Supported by NIH 1R21AG059184-01A1

Gait dysfunction is notoriously difficult to rehabilitate and, despite recent advances, we lack effective treatment options for many clinical populations. Here we propose experiments that will establish a new way of thinking about gait rehabilitation after stroke. Instead of training a patient to perform a particular walking pattern repetitively (as is often done in conventional therapy), we suggest that rehabilitation should aim to make the desired walking pattern cost less energy because people naturally prefer walking patterns that minimize energy cost. With this in mind, we will execute a series of experiments that demonstrate that persons post-stroke are 1) capable of manipulating the symmetry of their walking patterns, and 2) adopt new gait patterns if the new patterns cost less energy. These introductory studies will lay an important foundation for designing gait rehabilitation interventions focused on decreasing the energy cost of desired gait patterns. In Aim 1, we will investigate the capacity for persons post-stroke to change gait symmetry. Many persons post- stroke walk with asymmetric steps in daily life. We have designed a visual feedback system where we can show participants how symmetrically they are walking in terms of either step position (i.e., where the feet are placed in global space) or step length (i.e., how far one foot is placed ahead of the other). We hypothesize that persons post-stroke will be able to use the visual feedback to improve their gait symmetry in both step position and step length, revealing that persons post-stroke retain the capacity to walk more symmetrically than they do in daily life. This leads to an important question that we will address in Aim 2 – if persons post-stroke can walk more symmetrically, why do they prefer asymmetric walking patterns? In Aim 2, we will investigate how energy cost influences walking after stroke. Persons post-stroke often walk with asymmetric steps and the energy cost of walking is elevated relative to healthy adults. However, it is possible that persons post-stroke prefer to walk asymmetrically because symmetric stepping is even more effortful given the unilateral motor deficits that affect many patients. We will assess how speed and asymmetry affect the energy cost of walking in persons post-stroke by having participants walk at different speeds and manipulate their asymmetry using visual feedback. We hypothesize that persons post-stroke will not experience any energetic benefit from walking symmetrically. We will then use a novel treadmill controller to create an environment where symmetric walking costs less energy than asymmetric walking. We hypothesize that persons post-stroke will walk more symmetrically in this environment, revealing that persons post-stroke may naturally walk more symmetrically if rehabilitation can reduce the energy cost of symmetric walking. Overall, this proposal will establish that persons post-stroke can manipulate their gait symmetry and will change how they walk to minimize energy cost. These findings will establish a foundation for building new rehabilitation interventions that drive improvements in patient gait patterns by reshaping energetic landscapes.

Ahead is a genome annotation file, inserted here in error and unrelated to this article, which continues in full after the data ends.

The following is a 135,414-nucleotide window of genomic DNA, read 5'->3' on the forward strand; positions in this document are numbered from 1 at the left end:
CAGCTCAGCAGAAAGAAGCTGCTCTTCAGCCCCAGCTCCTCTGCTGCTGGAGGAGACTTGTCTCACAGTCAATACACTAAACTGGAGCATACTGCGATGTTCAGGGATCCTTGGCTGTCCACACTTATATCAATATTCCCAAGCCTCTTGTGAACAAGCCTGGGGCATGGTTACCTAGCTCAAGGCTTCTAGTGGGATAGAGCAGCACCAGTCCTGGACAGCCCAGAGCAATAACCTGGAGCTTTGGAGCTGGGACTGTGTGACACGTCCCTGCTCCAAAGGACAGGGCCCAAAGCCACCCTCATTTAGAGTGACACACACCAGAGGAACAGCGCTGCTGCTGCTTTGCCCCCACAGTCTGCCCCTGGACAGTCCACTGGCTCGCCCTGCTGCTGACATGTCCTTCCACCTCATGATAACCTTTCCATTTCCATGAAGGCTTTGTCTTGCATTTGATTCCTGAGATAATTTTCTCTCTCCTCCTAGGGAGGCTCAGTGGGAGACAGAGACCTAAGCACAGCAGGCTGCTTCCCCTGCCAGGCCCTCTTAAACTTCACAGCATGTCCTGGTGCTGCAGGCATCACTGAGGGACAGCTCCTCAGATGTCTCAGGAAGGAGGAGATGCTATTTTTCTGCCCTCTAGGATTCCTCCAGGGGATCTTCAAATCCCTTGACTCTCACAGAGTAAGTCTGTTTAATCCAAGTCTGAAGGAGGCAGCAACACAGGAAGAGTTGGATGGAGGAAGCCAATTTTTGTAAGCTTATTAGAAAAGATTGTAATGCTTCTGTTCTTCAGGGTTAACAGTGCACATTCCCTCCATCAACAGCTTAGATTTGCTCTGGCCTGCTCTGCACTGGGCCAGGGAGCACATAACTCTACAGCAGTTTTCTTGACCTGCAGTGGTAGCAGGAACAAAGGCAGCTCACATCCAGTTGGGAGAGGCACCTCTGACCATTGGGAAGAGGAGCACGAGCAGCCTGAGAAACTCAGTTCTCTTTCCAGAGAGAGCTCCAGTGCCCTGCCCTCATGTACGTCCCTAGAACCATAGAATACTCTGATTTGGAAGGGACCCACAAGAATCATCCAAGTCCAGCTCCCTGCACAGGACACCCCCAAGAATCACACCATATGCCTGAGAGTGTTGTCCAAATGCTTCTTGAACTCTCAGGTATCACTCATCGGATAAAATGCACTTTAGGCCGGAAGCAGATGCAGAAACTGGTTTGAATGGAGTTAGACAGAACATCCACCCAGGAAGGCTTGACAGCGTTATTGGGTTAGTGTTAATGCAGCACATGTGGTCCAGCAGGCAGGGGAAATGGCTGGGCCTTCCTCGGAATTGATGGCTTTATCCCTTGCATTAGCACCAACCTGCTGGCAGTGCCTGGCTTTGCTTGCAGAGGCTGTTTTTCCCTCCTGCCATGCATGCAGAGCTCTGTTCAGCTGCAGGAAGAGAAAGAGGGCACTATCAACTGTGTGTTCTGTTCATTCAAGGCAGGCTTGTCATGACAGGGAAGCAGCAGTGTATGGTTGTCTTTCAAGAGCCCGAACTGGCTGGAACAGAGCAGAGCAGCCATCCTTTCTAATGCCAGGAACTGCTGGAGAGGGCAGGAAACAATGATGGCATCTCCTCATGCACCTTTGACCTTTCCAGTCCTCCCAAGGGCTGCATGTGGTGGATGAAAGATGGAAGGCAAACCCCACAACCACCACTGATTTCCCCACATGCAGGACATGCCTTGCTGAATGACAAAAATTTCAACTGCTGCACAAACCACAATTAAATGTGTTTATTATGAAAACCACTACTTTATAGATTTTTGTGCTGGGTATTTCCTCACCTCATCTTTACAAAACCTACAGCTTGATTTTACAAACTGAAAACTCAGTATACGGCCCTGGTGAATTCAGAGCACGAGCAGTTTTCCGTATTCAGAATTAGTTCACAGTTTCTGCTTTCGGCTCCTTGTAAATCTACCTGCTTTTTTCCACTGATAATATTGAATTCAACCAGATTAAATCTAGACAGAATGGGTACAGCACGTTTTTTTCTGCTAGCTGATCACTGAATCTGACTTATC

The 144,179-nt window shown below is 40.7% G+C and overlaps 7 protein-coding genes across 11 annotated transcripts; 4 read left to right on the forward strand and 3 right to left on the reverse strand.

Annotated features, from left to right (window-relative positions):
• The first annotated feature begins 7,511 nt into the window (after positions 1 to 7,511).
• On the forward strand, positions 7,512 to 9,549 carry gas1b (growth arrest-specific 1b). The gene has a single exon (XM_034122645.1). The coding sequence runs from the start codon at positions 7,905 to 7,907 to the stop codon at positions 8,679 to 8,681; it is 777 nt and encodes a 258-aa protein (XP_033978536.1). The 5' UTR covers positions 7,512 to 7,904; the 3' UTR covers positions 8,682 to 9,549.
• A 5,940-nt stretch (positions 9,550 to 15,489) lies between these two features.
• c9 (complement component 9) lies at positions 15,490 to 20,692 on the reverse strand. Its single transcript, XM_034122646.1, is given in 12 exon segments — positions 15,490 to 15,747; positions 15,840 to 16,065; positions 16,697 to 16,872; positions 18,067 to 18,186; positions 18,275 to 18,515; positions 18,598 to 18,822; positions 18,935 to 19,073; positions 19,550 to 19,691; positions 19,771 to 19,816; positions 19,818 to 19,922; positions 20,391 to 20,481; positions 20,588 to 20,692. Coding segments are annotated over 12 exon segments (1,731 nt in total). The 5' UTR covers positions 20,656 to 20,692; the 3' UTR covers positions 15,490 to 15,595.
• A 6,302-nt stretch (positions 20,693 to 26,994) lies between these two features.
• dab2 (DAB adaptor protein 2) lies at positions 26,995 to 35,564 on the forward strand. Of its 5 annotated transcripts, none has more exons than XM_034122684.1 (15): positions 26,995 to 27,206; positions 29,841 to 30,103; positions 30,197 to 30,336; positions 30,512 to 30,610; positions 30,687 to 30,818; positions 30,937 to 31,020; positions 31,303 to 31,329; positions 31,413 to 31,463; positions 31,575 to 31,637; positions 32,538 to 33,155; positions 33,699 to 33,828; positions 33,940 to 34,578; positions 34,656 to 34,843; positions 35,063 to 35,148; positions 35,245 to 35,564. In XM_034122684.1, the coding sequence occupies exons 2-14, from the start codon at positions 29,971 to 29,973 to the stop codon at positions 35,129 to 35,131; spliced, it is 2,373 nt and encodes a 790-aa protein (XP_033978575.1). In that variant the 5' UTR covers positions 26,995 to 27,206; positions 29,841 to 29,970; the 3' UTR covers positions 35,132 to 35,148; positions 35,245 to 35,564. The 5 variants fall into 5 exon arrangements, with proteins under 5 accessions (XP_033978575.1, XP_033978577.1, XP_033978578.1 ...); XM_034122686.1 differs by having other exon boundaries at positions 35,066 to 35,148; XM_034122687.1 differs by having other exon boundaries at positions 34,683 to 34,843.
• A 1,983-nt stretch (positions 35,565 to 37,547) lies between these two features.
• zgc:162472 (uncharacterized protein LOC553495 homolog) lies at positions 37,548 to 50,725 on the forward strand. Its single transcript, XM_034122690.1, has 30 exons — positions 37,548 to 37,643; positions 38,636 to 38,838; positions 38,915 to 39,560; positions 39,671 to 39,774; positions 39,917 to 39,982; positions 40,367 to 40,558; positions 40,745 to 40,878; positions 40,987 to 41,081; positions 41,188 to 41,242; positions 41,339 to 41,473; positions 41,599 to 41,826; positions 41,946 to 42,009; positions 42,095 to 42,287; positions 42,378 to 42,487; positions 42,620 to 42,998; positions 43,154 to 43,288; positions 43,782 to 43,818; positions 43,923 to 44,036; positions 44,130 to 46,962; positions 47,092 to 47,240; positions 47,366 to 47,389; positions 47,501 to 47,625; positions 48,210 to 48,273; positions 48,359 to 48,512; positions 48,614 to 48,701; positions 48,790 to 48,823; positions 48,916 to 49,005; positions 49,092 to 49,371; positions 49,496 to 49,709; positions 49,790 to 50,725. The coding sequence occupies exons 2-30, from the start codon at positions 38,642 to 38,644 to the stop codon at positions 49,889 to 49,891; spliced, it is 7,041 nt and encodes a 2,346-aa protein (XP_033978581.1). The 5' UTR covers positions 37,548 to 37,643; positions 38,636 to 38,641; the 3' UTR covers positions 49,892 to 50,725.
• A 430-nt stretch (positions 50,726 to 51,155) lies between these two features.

People prefer to walk in ways that cost less energy. Here we will demonstrate that we can leverage energy cost to drive changes in walking; people will adopt new gait patterns when those patterns save energy. We will focus on understanding how energy can be leveraged to change walking in persons post-stroke, but the general framework that we will establish has broader application that could be used to treat gait deficits in many clinical populations.